1. Modesty invites the constant companionship of the Holy Ghost. Elder Hales has taught, “Modesty is fundamental to being worthy of the Spirit.”5
Let’s help our children understand that they will not want to do anything to deny themselves “the unspeakable gift of the Holy Ghost” (D&C 121:26). Help them know that precious and powerful spiritual gifts accompany His sacred companionship. God has promised, “I will impart unto you of my Spirit, which shall enlighten your mind, which shall fill your soul with joy; … By this shall you know, all things whatsoever you desire of me, which are pertaining unto things of righteousness, in faith believing in me that you shall receive” (D&C 11:13–14). Knowledge, wisdom, and testimony; joy, peace, and happiness—these are some of the great blessings we can promise our children as we invite them to live modestly and be worthy of the Holy Ghost.
One of the challenges of modest dress is that fashions and socially accepted behaviors change regularly. The standards of the Lord never change. Teach young men and young women to be sensitive to the Spirit as they make choices about what to wear, say, and do. As they live close to the Spirit, they do not need to be like the world.
Our children have received the gift of the Holy Ghost, and they are traveling the covenant path that leads to the temple and will return them to the presence of God. They need us to assure them and exemplify for them that they will be guided, protected, comforted, and purified as they live worthy of the Holy Ghost.
2. We can teach our sons and daughters that modest appearance and behavior helps protect us from the destructive influences of the world. One of the most deceptive weapons used against all of us is the socially accepted attitude that morality is old-fashioned. Modesty is a defense against such evil influences and a protection of chastity and virtue. Listen to these words in For the Strength of Youth: “Before marriage, … do not do anything … that arouses sexual feelings.”6 Immodest appearance and behavior will often arouse sexual feelings and will break down barriers and invite increased temptation to break the law of chastity.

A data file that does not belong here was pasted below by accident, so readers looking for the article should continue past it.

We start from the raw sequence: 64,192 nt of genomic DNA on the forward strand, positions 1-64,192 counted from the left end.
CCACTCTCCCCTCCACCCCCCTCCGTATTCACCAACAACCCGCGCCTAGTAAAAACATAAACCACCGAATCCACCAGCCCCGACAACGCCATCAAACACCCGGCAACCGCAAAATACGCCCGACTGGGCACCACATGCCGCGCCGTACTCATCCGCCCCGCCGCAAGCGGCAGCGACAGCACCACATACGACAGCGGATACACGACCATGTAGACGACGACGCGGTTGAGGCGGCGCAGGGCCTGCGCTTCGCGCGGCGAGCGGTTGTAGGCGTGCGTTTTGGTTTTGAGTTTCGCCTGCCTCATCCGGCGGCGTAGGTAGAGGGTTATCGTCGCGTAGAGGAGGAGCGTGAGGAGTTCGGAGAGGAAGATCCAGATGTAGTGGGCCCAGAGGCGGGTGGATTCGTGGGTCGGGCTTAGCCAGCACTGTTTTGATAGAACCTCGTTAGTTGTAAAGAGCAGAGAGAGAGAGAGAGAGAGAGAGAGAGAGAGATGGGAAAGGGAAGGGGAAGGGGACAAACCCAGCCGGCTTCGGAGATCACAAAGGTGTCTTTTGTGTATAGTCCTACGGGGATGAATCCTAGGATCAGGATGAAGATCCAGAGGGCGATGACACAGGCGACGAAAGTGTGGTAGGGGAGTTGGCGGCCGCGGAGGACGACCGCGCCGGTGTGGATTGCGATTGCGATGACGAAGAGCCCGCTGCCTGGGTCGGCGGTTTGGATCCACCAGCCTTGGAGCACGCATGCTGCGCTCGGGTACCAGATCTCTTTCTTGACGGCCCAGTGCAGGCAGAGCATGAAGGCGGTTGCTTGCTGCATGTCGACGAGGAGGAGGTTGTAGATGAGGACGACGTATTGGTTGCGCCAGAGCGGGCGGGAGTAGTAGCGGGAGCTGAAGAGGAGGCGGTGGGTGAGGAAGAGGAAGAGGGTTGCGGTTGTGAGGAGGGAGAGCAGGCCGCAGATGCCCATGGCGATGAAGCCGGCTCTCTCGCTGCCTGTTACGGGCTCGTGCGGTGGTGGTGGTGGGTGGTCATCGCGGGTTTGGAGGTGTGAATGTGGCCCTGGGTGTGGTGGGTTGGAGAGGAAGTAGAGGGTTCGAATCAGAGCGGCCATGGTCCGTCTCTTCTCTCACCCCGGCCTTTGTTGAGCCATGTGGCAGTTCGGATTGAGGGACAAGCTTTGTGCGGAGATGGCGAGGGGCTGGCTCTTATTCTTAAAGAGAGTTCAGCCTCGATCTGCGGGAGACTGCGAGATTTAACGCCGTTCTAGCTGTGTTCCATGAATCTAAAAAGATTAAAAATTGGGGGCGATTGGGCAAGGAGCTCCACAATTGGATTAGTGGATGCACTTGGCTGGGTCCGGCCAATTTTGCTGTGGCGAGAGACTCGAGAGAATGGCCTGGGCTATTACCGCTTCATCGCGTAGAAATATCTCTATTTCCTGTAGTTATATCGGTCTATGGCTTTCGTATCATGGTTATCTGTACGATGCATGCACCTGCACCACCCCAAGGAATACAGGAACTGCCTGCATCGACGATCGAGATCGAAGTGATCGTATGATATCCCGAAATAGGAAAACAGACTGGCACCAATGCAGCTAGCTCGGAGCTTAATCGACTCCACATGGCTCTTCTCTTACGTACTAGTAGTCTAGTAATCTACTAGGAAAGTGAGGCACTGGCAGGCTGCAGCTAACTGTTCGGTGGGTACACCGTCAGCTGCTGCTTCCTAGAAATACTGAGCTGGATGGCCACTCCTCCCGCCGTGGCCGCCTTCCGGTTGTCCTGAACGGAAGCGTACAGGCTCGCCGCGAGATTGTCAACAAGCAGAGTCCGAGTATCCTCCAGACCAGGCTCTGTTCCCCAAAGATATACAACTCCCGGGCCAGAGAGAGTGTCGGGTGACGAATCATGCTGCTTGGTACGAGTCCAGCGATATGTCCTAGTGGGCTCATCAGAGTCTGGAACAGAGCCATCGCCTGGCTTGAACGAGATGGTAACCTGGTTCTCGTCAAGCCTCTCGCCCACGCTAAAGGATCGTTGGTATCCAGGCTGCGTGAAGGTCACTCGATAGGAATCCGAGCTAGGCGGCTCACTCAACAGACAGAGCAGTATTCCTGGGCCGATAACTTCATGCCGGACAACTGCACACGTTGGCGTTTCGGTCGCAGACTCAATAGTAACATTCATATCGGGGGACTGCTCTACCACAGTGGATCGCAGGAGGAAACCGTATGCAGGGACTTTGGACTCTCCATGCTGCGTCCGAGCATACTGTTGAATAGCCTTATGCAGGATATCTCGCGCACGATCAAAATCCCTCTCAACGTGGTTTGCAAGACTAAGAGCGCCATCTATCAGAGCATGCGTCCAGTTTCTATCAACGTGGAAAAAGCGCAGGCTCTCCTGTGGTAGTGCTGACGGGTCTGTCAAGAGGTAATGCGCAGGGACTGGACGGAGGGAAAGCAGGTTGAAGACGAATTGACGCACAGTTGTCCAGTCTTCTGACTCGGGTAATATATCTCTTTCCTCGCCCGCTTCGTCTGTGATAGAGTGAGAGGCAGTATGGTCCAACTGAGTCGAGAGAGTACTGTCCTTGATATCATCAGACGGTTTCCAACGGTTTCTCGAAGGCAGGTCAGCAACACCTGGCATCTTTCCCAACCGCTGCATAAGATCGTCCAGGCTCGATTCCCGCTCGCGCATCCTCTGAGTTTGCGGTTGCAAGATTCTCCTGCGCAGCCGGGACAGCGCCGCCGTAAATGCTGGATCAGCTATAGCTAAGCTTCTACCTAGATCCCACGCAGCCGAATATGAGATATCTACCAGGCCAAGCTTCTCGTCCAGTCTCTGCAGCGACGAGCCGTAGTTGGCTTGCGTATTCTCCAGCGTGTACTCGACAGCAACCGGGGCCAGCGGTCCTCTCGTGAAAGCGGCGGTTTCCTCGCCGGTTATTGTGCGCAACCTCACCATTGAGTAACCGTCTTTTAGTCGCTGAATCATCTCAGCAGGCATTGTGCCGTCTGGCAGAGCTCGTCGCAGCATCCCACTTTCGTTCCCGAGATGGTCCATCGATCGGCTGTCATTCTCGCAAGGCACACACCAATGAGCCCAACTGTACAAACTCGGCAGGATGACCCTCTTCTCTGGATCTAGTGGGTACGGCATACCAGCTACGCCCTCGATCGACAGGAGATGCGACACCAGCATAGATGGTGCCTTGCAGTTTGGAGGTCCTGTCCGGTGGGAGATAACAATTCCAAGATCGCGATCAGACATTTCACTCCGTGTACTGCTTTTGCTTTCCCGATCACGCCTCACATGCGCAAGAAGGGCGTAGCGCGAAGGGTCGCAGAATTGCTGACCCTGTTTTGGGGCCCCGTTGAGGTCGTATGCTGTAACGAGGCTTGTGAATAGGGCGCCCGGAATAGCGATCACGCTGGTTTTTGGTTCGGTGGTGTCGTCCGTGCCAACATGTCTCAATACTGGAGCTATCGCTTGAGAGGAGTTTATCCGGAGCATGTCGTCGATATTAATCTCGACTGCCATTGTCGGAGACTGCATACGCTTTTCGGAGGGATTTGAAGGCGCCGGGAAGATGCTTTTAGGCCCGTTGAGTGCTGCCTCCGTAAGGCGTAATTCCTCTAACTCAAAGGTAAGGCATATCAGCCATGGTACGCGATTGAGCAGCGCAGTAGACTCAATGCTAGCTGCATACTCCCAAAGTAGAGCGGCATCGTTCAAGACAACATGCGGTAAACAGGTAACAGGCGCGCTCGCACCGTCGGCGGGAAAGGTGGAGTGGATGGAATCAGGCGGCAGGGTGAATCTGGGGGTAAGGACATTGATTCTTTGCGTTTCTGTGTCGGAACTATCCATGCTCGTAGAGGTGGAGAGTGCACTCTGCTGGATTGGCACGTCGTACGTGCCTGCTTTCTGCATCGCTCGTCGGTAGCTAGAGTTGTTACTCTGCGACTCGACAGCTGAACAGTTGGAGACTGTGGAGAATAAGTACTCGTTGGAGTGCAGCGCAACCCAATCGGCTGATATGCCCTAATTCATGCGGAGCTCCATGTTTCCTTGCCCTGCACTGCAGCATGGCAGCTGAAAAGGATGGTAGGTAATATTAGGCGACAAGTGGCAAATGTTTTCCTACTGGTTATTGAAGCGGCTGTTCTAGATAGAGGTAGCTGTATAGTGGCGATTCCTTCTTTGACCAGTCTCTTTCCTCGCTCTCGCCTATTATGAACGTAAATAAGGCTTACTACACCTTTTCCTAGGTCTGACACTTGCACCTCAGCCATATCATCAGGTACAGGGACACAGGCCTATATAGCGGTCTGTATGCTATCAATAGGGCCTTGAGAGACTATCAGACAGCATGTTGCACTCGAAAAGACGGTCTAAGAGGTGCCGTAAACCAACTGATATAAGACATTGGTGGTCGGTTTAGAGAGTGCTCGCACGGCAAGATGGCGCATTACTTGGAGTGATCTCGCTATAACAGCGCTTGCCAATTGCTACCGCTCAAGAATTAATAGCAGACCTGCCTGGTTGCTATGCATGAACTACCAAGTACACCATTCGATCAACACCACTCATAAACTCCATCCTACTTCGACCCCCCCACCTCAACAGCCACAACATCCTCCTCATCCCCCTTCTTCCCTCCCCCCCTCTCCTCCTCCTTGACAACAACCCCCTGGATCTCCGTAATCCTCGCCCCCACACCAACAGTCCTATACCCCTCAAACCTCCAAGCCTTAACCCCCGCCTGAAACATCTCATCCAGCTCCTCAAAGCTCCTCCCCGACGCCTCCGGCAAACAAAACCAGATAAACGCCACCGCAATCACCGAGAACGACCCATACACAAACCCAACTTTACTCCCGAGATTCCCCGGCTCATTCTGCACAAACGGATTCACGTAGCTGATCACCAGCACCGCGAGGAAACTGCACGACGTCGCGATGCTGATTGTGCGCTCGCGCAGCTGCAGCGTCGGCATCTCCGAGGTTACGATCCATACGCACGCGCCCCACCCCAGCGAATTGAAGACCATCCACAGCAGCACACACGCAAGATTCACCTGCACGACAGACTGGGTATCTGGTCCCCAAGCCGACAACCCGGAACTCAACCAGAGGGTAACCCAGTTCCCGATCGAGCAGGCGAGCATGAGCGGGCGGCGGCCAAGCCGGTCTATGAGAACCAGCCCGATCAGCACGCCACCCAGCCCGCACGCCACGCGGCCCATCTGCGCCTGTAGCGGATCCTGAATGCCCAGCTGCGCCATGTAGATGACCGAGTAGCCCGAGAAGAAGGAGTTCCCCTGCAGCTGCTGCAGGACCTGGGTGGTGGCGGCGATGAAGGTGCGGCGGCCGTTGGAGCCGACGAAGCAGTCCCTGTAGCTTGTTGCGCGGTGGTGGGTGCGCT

Elder Hales has taught: “Modesty is at the center of being pure and chaste, both in thought and deed. Thus, because it guides and influences our thoughts, behavior, and decisions, modesty is at the core of our character.”7 Teach and exemplify modesty to help our young men and young women be prepared to defend and protect the procreative powers within them. Help them hold sacred and preserve the expression of love between a husband and wife for marriage.
3. Modesty enables us to “stand as witnesses of God at all times” (Mosiah 18:9). The Savior taught: “Hold up your light that it may shine unto the world. Behold I am the light which ye shall hold up” (3 Nephi 18:24). We have a divine mandate to be a beacon to the world, to demonstrate the joy of gospel living, to teach righteousness, and to build the kingdom of God on the earth. Each of us reflects the Light of Christ when we are modest and pure and keep the commandments. Modesty is a witness of our testimony of the Savior and of the gospel of Jesus Christ.
How beautiful and how blessed are they who are guided by the Holy Ghost, who protect themselves from worldliness, and who stand as witnesses of God to the world. And blessed are they who exemplify and teach the doctrine of modesty for all the sons and daughters of Zion.
As we have covenanted to follow the Savior and desire to receive the fulness of the blessings of His Atonement in our lives, there is really only one outfit that matters. Moroni records, “Awake, and arise from the dust, … yea, and put on thy beautiful garments, O daughter of Zion; … that the covenants of the Eternal Father … may be fulfilled” (Moroni 10:31; emphasis added).
The beautiful garments are the robes of righteousness, worn by those who have kept their covenants. Are we preparing our children to put on these beautiful garments?
I testify that salvation is in Christ and that those who have kept their covenants will “have a perfect knowledge of their enjoyment, and their righteousness, being clothed with purity, yea, even with the robe of righteousness” (2 Nephi 9:14).